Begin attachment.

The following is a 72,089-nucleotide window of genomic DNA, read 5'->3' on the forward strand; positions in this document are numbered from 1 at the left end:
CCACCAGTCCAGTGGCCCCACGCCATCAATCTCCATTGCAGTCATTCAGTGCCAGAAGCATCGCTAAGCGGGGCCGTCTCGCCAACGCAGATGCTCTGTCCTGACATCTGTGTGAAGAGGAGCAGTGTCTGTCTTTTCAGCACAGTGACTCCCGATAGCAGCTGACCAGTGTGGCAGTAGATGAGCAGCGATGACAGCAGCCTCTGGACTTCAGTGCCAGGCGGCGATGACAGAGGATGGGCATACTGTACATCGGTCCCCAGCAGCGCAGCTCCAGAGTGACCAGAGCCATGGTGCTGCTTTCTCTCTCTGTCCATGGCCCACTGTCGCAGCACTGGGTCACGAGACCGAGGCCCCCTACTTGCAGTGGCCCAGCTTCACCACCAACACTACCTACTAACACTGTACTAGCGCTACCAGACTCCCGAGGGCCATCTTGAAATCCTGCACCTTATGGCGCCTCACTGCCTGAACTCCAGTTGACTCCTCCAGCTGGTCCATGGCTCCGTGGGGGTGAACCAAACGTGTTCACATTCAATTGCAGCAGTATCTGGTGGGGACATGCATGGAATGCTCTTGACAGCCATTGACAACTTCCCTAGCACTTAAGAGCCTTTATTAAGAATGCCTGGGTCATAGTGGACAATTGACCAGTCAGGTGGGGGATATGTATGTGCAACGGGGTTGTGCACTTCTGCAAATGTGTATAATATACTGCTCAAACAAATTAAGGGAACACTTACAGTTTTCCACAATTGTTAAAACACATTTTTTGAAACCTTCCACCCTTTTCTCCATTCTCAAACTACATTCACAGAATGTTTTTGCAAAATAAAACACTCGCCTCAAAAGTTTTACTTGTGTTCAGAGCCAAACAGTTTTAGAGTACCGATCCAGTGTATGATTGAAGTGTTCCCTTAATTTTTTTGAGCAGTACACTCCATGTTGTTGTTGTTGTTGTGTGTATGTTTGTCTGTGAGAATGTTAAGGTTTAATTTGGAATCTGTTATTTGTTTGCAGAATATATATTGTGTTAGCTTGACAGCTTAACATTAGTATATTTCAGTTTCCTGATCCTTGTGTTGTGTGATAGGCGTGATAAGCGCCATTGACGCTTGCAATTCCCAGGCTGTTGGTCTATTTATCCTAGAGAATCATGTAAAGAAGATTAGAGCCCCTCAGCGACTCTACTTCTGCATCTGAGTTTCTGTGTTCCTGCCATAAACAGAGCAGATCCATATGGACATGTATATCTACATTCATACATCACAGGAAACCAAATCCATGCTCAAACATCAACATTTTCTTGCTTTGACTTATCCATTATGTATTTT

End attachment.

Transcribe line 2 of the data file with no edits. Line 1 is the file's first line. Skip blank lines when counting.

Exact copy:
CCACCAGTCCAGTGGCCCCACGCCATCAATCTCCATTGCAGTCATTCAGTGCCAGAAGCATCGCTAAGCGGGGCCGTCTCGCCAACGCAGATGCTCTGTCCTGACATCTGTGTGAAGAGGAGCAGTGTCTGTCTTTTCAGCACAGTGACTCCCGATAGCAGCTGACCAGTGTGGCAGTAGATGAGCAGCGATGACAGCAGCCTCTGGACTTCAGTGCCAGGCGGCGATGACAGAGGATGGGCATACTGTACATCGGTCCCCAGCAGCGCAGCTCCAGAGTGACCAGAGCCATGGTGCTGCTTTCTCTCTCTGTCCATGGCCCACTGTCGCAGCACTGGGTCACGAGACCGAGGCCCCCTACTTGCAGTGGCCCAGCTTCACCACCAACACTACCTACTAACACTGTACTAGCGCTACCAGACTCCCGAGGGCCATCTTGAAATCCTGCACCTTATGGCGCCTCACTGCCTGAACTCCAGTTGACTCCTCCAGCTGGTCCATGGCTCCGTGGGGGTGAACCAAACGTGTTCACATTCAATTGCAGCAGTATCTGGTGGGGACATGCATGGAATGCTCTTGACAGCCATTGACAACTTCCCTAGCACTTAAGAGCCTTTATTAAGAATGCCTGGGTCATAGTGGACAATTGACCAGTCAGGTGGGGGATATGTATGTGCAACGGGGTTGTGCACTTCTGCAAATGTGTATAATATACTGCTCAAACAAATTAAGGGAACACTTACAGTTTTCCACAATTGTTAAAACACATTTTTTGAAACCTTCCACCCTTTTCTCCATTCTCAAACTACATTCACAGAATGTTTTTGCAAAATAAAACACTCGCCTCAAAAGTTTTACTTGTGTTCAGAGCCAAACAGTTTTAGAGTACCGATCCAGTGTATGATTGAAGTGTTCCCTTAATTTTTTTGAGCAGTACACTCCATGTTGTTGTTGTTGTTGTGTGTATGTTTGTCTGTGAGAATGTTAAGGTTTAATTTGGAATCTGTTATTTGTTTGCAGAATATATATTGTGTTAGCTTGACAGCTTAACATTAGTATATTTCAGTTTCCTGATCCTTGTGTTGTGTGATAGGCGTGATAAGCGCCATTGACGCTTGCAATTCCCAGGCTGTTGGTCTATTTATCCTAGAGAATCATGTAAAGAAGATTAGAGCCCCTCAGCGACTCTACTTCTGCATCTGAGTTTCTGTGTTCCTGCCATAAACAGAGCAGATCCATATGGACATGTATATCTACATTCATACATCACAGGAAACCAAATCCATGCTCAAACATCAACATTTTCTTGCTTTGACTTATCCATTATGTATTTT